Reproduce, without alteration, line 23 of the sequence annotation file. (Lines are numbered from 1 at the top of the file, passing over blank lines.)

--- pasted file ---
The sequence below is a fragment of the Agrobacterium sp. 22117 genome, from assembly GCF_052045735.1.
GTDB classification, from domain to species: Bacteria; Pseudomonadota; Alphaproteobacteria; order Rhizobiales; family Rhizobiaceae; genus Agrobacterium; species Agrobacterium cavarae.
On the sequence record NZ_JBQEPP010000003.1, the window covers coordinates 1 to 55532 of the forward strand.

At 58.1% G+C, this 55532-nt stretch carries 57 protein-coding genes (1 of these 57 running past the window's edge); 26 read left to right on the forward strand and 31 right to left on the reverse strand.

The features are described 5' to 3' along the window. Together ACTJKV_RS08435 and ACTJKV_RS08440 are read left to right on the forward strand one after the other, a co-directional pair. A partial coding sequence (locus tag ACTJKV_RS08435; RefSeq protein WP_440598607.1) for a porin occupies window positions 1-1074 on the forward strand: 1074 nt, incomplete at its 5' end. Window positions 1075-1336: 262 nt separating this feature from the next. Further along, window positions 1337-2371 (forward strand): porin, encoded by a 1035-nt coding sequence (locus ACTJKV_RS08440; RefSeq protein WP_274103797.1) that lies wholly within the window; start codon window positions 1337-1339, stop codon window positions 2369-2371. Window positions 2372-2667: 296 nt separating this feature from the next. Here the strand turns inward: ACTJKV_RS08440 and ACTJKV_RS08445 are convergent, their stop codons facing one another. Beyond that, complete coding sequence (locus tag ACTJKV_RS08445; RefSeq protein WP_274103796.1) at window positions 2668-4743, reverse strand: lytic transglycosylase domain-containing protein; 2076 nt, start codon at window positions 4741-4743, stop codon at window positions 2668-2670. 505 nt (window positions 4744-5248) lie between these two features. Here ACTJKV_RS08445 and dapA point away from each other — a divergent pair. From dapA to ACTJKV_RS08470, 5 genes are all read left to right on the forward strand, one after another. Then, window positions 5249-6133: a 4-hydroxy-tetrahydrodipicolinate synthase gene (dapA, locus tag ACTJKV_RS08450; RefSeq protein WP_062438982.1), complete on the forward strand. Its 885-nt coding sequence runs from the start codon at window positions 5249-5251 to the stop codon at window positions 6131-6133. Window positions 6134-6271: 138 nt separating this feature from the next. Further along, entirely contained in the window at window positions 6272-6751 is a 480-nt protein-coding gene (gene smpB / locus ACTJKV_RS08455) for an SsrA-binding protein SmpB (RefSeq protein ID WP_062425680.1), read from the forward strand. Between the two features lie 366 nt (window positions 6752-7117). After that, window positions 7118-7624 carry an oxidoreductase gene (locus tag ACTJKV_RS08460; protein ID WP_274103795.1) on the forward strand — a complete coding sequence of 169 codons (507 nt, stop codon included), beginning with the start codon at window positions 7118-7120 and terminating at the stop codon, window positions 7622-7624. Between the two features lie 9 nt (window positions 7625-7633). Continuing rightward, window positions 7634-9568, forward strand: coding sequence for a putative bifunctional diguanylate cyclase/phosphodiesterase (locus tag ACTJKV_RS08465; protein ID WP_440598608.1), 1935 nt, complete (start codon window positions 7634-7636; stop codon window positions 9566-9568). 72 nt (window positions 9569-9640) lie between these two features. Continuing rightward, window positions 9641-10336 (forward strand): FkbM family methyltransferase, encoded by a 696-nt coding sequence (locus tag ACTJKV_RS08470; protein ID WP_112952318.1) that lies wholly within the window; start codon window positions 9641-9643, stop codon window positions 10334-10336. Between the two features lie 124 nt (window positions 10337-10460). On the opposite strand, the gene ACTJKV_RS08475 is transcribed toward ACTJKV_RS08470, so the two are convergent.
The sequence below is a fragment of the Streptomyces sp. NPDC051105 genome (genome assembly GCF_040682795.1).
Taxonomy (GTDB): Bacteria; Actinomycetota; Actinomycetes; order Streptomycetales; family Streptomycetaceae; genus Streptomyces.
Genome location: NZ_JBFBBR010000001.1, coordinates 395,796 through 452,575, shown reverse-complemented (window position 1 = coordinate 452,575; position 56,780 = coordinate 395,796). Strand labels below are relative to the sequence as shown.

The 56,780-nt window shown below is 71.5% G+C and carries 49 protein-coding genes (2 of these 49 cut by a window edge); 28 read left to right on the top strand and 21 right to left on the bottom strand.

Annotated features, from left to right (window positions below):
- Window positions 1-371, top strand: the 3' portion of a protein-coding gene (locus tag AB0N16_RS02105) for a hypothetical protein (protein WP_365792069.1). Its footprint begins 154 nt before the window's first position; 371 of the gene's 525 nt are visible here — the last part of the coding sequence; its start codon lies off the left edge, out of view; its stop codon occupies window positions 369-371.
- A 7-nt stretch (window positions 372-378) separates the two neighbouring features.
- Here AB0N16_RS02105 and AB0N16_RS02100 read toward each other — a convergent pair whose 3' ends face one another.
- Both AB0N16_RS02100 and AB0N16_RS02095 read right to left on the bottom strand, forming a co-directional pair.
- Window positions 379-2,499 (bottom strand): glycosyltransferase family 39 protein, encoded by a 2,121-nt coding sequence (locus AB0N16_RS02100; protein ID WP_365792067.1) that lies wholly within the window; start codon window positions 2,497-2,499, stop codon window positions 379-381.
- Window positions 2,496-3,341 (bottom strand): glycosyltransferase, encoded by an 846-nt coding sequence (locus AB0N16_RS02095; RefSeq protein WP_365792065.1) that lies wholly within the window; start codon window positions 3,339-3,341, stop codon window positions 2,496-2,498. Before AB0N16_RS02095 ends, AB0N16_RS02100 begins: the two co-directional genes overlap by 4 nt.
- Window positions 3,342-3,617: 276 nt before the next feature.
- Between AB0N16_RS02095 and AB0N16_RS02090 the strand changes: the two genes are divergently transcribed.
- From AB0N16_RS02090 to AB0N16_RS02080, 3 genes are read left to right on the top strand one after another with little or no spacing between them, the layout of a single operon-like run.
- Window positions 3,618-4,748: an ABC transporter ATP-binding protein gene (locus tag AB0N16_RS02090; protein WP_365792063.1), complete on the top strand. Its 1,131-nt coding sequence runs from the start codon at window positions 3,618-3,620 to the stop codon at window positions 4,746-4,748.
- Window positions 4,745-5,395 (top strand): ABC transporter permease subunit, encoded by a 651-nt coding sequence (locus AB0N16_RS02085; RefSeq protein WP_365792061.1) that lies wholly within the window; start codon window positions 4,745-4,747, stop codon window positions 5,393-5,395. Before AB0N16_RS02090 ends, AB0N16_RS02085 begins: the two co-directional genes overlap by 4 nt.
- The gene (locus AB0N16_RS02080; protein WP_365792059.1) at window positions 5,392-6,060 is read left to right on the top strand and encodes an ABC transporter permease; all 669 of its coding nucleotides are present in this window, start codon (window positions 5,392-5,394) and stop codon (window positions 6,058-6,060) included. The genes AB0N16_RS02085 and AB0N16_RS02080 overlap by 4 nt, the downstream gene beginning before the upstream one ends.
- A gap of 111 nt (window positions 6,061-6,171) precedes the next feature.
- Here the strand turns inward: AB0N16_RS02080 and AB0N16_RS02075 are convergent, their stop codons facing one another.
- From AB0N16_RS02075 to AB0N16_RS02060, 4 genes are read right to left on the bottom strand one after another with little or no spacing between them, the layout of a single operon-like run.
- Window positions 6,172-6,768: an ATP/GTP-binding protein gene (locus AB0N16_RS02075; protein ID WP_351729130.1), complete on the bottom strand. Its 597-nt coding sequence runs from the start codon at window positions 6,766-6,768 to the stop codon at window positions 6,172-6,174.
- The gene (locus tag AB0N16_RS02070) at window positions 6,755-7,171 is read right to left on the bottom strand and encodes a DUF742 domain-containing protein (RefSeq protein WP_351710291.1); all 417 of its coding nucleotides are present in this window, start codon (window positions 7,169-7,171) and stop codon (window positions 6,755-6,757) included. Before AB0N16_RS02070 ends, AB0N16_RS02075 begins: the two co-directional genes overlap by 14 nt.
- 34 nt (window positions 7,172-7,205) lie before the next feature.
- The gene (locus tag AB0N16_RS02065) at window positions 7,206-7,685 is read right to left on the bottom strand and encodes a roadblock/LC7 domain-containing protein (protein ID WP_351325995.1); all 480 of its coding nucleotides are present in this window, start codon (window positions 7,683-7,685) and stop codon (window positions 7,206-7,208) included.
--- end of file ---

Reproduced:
- A gap of 111 nt (window positions 6,061-6,171) precedes the next feature.